The Central Bank said the funds in question are registered in Ireland and known as ‘Alternative Investment Funds’
In a Financial Stability Note published today and based on a survey of funds last year, it said it will explore “possible macroprudential policy interventions to strengthen the property fund sector’s overall resilience to potential future shocks”
The funds in question are registered in Ireland and known as “Alternative Investment Funds”.
They are different to Real Estate Investment Trusts (REITs) and also differ from pension funds and life assurance companies.
There are 171 funds in the sector holding €23.3 billion in property assets, according to the Central Bank’s survey.
The total value of investment in Irish commercial real estate is estimated to be €53 billion, which means the funds make up just over 40% of the market.
The two main areas the Central Bank believes may need new regulations are rules around how long an investor must hold their money in a fund and how much notice they must give if they wish to withdraw funds.
The other area is in the overall level of “leverage” or borrowed money in a fund.
The survey found that 37% of the funds’ assets are in office space, 26% in retail, 15% in residential and 23% in ‘other’. The investments are overwhelmingly in Dublin, with property there accounting for 87% of total investments.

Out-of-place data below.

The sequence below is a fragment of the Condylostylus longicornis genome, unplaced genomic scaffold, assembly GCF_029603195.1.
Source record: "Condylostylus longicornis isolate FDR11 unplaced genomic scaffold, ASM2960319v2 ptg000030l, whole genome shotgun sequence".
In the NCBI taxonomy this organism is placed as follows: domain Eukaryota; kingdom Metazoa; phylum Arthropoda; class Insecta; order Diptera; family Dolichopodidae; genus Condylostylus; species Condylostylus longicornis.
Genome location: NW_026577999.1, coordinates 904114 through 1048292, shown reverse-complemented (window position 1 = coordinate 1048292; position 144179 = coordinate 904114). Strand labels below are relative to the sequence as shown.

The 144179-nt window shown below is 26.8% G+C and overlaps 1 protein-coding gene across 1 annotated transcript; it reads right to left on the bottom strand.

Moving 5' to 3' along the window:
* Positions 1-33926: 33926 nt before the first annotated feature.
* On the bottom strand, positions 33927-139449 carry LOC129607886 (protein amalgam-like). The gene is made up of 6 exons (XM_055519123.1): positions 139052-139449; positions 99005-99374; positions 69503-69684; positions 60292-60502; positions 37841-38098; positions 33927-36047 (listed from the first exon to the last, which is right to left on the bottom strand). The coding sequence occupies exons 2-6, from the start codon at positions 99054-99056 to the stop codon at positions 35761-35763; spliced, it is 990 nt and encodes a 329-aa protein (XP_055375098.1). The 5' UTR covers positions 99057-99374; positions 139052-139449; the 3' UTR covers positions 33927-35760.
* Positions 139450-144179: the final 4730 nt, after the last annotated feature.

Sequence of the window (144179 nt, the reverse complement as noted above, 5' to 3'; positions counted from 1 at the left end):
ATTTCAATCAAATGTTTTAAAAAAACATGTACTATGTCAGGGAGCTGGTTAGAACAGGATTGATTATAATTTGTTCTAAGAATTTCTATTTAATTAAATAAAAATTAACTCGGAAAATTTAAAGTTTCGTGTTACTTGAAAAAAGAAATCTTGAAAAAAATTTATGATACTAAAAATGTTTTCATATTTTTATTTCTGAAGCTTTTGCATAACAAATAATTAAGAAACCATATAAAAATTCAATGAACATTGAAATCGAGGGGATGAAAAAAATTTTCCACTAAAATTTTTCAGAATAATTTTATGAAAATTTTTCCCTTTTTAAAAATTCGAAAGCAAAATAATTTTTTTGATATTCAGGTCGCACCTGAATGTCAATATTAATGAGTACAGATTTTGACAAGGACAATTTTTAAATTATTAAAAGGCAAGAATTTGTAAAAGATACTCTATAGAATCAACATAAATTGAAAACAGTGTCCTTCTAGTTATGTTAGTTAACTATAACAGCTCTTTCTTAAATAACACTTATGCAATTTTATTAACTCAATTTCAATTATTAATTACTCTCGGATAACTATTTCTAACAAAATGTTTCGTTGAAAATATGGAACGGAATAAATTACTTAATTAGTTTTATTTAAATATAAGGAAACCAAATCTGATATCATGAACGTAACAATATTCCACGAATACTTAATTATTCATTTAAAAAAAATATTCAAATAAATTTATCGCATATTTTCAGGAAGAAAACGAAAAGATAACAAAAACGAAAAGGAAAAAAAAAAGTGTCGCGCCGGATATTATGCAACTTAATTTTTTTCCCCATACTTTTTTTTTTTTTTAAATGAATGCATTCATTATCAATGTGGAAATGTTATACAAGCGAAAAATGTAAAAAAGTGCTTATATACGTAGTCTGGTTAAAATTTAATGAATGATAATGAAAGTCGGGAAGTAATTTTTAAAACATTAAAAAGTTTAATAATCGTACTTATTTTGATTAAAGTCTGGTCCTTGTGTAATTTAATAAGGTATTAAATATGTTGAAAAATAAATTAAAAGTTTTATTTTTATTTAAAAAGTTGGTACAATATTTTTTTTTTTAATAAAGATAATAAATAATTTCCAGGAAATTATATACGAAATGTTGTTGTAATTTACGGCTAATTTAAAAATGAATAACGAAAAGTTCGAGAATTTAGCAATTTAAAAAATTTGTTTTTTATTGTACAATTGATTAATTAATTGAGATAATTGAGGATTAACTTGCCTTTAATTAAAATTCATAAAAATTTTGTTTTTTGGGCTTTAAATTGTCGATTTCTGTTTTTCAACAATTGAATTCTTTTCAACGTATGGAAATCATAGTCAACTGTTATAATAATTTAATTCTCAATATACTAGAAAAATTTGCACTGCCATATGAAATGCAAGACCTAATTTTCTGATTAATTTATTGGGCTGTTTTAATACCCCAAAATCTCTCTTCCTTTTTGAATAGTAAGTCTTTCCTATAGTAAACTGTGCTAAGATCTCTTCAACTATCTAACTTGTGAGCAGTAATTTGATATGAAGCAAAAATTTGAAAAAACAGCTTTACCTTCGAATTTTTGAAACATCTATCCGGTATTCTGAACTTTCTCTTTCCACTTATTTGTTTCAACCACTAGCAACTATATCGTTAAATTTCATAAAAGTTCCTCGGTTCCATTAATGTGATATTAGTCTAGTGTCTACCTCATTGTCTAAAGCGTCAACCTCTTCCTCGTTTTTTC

The survey also finds that the top five fund managers manage 75% of all property funds.
It also finds that Irish funds hold higher levels of leverage, or borrowed money, than their European counterparts.
Today’s report cites a forecast that Irish commercial real estate prices could fall by 16% over the course of 2020-22 as a result of the impact of Covid 19.
However, it also notes that so far there is “little evidence of widespread assets sales by property funds in the light of the shock.”
The report says that 73% of investors in the funds are overseas but that the biggest single cohort by both country and sector are Irish pension funds at 27%.
Irish banks account for €3.2 billion or 27% of the sectors’ funding.
The report notes that while this is significant, it is not at the levels which existed in the run up to the financial crash.